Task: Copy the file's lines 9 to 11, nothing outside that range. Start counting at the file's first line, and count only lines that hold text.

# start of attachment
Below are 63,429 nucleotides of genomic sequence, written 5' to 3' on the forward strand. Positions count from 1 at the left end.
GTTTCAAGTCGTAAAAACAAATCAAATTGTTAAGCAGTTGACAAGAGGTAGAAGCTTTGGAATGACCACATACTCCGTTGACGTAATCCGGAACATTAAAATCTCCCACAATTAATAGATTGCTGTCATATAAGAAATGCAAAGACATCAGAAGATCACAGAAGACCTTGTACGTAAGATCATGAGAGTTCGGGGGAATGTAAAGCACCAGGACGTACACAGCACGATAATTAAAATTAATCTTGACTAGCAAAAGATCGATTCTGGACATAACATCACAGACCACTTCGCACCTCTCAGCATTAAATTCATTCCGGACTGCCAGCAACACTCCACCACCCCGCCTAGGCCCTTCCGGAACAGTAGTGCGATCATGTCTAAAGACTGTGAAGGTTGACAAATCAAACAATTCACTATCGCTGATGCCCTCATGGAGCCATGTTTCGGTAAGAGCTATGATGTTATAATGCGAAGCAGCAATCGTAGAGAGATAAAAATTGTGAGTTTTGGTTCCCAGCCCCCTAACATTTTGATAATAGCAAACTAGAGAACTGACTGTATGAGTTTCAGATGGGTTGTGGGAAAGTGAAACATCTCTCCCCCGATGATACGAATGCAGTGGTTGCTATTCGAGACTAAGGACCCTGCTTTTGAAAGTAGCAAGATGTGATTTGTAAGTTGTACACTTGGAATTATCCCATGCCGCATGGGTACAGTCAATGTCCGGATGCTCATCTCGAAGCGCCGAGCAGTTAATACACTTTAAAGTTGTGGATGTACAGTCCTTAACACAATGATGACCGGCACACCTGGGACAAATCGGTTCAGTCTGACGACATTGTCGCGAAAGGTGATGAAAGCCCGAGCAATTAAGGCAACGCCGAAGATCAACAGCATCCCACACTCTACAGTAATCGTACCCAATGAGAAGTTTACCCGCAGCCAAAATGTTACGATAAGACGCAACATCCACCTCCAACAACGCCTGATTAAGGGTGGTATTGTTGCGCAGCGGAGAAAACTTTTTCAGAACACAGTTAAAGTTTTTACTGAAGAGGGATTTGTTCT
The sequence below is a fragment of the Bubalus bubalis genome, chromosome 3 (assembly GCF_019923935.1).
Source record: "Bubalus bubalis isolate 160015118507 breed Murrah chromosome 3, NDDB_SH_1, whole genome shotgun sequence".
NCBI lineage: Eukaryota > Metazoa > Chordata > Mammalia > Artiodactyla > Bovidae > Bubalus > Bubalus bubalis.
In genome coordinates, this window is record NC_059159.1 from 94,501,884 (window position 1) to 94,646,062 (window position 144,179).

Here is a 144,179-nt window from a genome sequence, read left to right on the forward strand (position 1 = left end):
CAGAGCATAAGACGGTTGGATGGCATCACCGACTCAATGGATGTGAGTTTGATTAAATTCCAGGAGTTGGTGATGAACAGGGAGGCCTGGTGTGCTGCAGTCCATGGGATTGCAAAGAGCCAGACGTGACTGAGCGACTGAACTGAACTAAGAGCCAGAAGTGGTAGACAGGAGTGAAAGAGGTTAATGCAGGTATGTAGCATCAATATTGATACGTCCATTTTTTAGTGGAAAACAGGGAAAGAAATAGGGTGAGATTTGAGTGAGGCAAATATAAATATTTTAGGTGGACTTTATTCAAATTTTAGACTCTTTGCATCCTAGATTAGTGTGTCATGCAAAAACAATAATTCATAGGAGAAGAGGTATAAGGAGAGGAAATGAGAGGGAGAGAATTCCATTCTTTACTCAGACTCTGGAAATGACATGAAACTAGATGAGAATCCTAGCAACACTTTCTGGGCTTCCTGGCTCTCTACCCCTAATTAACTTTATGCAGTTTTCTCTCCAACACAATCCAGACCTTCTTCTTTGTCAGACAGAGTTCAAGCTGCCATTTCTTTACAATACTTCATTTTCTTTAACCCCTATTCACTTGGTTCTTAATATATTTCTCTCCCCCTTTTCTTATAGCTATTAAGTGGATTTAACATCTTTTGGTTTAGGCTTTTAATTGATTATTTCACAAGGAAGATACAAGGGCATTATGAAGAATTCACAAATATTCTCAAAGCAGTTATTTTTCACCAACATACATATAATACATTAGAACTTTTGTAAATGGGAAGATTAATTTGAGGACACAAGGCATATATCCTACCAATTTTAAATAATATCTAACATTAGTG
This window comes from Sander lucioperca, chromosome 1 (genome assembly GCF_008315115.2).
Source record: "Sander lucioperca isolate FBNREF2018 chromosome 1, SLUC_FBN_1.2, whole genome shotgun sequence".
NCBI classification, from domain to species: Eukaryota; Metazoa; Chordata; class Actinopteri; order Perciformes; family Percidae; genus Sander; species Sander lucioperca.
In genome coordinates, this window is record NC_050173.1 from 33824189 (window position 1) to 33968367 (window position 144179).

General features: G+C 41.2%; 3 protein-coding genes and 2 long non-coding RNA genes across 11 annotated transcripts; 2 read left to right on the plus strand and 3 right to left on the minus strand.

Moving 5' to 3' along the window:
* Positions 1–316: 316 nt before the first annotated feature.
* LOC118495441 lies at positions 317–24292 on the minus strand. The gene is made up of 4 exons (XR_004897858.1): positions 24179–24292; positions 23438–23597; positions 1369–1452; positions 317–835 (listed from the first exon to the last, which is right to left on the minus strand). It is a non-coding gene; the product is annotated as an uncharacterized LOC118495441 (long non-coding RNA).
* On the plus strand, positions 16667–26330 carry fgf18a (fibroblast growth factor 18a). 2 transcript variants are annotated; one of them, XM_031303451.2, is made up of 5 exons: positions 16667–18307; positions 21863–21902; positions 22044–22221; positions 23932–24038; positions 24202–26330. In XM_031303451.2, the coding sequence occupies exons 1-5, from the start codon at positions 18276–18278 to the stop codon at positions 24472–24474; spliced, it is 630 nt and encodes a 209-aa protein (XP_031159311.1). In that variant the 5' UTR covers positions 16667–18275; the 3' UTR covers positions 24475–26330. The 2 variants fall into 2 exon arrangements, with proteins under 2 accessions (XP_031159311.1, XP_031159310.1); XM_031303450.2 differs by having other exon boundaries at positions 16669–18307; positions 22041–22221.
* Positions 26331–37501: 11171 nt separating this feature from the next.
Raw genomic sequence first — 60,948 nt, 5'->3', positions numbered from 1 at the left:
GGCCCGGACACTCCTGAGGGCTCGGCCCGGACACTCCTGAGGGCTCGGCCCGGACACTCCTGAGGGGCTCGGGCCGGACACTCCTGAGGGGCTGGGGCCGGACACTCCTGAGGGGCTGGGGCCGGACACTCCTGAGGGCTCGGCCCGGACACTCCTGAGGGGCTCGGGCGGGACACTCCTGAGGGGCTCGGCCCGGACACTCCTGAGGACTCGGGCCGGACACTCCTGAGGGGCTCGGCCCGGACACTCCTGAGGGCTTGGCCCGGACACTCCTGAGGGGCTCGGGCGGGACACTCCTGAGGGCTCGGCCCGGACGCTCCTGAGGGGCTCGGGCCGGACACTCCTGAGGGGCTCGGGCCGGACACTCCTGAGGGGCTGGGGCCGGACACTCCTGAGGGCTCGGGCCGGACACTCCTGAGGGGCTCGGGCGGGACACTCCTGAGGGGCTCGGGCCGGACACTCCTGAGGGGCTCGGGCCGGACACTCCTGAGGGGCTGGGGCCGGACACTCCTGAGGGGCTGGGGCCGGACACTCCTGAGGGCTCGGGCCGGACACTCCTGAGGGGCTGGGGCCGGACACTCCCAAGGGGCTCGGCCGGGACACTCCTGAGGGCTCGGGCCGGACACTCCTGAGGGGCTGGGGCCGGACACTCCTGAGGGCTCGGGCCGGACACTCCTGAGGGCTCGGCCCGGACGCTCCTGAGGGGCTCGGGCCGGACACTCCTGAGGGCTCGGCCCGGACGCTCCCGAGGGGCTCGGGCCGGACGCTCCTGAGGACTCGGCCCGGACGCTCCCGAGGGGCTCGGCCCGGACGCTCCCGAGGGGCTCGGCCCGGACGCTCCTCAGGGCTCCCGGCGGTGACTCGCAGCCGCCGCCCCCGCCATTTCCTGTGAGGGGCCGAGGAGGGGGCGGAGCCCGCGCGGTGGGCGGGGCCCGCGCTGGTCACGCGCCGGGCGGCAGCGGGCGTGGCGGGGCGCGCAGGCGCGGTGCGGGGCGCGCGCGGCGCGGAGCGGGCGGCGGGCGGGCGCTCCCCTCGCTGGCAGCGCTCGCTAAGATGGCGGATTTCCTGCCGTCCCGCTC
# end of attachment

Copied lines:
This window comes from Sander lucioperca, chromosome 1 (genome assembly GCF_008315115.2).
Source record: "Sander lucioperca isolate FBNREF2018 chromosome 1, SLUC_FBN_1.2, whole genome shotgun sequence".
NCBI classification, from domain to species: Eukaryota; Metazoa; Chordata; class Actinopteri; order Perciformes; family Percidae; genus Sander; species Sander lucioperca.